Singer/songwriter Kris Orlowski has been a shooting star for the fast few years, moving quickly from local roots to premiering his latest album Believer on Pandora to recording a three-song EP with the venerable Damien Jurado at the helm. Columbia City Theater Sessions is the outcome of that collaboration: three songs of stripped-down acoustic work with delicate touches that are indicative of Jurado’s ear.
The new version of “Believer” retains the heavy strum pattern of the original, but foregrounds the lead and backup vocals. It creates a more collective vibe to the tune, as opposed to the very individualistic vibe that runs through the lyrics and original full-band version. (You can check the full version of “Believer” as the bonus track on this EP.)
The revelation here is “Fighting the War,” which is transformed from an anthemic pop-rock song into a tender, delicate tune that incorporates distant piano, warm background vocals, and even flute. It feels very much like a Jurado tune, in its tension between spare vibes and lush aspirations. It’s a stand-out tune both ways Orlowksi has cut it so far, which is truly remarkable.
The new track, “Winter, Winter” is truly a solo effort, vocals and guitar only. I don’t know how much influence Jurado had on it, but the insistent strum pattern is similar to the work that Damien would put out. Jurado’s fingerprints are all over these three quiet re-interpretations, and it shows a side of Orlowski that he hasn’t flexed in a while. If you’re looking for a solid little EP to play on a snowy day (like today), this one would be a great choice.
The folk-grounded indie-pop of In Tall Buildings‘ Driver gets better as it gets weirder. Opener “Bawl Cry Wail” is a traditional modern folk tune that wouldn’t be out of place in a Elephant Micah record, and it’s by no means bad. But things start to sparkle on “All You Pine,” as Erik Hall introduces rubbery, staccato bass; complex drumming; and subtle synth undertones. Then a gritty, grungy guitar solo appears. It’s all very “other” to modern folk, and it’s intriguing. Lead single “Flare Gun” relies on arpeggiated synth and perky drumming to float his guitar picking and vocals; the overall effect is remarkable. “I’ll Be Up Soon” manages to create the separated, synthetic electronic vibe without any obvious electronics, which is an impressive feat.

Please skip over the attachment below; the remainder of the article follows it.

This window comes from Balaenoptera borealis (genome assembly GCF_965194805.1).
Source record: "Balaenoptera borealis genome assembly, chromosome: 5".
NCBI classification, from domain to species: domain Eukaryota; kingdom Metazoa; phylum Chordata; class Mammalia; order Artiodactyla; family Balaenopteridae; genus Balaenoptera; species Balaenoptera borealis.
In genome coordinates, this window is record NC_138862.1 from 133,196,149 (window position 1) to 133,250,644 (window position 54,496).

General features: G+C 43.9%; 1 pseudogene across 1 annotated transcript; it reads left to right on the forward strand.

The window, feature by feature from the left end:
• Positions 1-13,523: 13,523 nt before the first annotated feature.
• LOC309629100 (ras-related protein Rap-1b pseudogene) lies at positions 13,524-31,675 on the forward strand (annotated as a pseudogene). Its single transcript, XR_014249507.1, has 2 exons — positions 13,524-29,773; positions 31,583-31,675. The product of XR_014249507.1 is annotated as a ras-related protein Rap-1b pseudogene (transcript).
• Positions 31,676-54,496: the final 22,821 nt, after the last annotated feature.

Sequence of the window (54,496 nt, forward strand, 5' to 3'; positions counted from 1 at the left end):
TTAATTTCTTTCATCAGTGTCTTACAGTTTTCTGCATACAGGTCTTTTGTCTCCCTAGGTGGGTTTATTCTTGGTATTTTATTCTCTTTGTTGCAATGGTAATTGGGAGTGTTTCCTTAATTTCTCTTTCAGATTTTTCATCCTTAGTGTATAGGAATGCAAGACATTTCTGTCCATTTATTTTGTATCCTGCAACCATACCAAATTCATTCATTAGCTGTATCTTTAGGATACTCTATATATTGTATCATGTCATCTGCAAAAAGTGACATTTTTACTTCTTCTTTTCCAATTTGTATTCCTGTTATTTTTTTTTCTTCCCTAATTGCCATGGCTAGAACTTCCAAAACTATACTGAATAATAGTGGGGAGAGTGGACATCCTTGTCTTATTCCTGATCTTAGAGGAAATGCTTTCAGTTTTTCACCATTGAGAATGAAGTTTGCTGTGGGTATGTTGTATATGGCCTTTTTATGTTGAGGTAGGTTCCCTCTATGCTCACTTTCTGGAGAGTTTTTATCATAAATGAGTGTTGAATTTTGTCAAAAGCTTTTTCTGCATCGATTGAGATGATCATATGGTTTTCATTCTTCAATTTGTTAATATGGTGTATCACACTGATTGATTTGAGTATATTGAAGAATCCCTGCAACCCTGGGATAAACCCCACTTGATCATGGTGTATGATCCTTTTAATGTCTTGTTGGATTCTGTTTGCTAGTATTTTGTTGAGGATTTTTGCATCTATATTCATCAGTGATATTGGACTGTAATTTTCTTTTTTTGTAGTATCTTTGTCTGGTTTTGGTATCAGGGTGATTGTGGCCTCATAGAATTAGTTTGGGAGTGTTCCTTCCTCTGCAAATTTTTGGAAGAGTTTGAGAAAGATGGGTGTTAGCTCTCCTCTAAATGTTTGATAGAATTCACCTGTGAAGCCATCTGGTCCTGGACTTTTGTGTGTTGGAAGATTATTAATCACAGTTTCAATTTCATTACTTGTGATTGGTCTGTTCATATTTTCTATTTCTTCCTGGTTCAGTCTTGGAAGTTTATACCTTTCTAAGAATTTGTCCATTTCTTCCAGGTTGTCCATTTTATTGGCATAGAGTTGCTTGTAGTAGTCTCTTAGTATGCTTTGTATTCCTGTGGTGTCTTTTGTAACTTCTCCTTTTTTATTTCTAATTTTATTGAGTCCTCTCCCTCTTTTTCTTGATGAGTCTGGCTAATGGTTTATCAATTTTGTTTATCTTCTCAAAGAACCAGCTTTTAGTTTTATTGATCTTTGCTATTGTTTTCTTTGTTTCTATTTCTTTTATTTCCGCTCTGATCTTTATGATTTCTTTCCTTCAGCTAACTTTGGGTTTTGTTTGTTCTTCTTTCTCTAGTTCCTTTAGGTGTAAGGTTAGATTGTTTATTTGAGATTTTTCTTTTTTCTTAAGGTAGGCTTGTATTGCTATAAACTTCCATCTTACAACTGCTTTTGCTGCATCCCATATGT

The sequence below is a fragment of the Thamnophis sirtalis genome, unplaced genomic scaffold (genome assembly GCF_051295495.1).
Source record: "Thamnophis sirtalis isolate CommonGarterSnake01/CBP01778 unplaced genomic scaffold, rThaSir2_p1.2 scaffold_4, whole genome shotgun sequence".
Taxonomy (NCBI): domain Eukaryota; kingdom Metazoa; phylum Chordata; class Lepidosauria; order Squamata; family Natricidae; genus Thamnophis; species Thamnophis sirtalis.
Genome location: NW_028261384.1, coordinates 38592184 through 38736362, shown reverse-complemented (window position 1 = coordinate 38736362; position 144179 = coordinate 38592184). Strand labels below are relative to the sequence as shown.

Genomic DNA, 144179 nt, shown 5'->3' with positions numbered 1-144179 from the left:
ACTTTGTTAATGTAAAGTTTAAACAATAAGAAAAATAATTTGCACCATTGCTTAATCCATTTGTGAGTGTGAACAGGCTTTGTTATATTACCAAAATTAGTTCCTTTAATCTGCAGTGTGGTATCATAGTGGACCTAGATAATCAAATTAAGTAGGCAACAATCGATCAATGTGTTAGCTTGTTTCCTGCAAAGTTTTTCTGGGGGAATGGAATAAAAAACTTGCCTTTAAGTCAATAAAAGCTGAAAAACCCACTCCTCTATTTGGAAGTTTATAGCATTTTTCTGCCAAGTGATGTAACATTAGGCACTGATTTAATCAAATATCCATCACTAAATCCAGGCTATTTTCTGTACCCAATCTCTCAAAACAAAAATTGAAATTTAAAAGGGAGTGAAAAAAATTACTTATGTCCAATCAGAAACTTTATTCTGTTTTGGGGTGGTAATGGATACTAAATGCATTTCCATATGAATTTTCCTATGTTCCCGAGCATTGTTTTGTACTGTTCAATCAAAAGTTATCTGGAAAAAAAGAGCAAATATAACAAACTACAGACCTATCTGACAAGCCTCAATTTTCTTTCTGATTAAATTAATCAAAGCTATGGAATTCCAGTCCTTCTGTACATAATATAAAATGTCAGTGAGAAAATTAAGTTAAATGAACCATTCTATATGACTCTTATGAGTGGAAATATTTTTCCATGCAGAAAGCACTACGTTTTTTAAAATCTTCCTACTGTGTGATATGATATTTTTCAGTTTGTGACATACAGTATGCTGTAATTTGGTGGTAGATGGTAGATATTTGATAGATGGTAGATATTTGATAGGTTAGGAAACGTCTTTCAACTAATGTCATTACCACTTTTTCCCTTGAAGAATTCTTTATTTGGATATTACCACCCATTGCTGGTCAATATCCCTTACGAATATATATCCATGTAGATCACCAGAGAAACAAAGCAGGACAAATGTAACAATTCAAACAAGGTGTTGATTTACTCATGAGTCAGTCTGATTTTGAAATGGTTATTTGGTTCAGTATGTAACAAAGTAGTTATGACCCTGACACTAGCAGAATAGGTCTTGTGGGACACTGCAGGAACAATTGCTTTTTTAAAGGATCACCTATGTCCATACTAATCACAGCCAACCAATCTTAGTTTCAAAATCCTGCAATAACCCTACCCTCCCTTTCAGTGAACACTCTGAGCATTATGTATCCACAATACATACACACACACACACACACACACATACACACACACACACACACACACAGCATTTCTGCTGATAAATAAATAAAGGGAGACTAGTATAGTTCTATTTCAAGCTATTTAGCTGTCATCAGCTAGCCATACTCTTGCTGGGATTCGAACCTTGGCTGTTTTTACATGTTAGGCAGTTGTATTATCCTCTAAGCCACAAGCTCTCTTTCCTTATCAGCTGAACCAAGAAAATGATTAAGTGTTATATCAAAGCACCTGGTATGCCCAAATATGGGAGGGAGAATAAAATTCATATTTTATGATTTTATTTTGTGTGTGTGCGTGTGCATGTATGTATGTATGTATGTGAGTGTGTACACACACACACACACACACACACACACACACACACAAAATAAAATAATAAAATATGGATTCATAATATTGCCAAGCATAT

Once you’ve heard the album once, go back and listen to it again; once you’ve listened through, the context of the whole thing becomes clear and even dramatically un-electronic songs like “Bawl Cry Wail” fit into the amalgam. Songs like “Aloft” could be electronic or organic–it doesn’t matter. They just sound right together. If you’re into adventurous, sonically experimental music (but not in an avant-garde sort of way), Driver is for you.
Usually when I get a music release from someone who’s already famous in another artistic medium, I ignore it. The space that I have is best used on people trying to work their way up from nothin’. However, Michael Malarkey is an exception because his music is really good. Feed the Flames EP shows Malarkey in optimistic fingerpicking troubadour mode, like some cross between Alexi Murdoch, Josh Ritter and Josh Radin.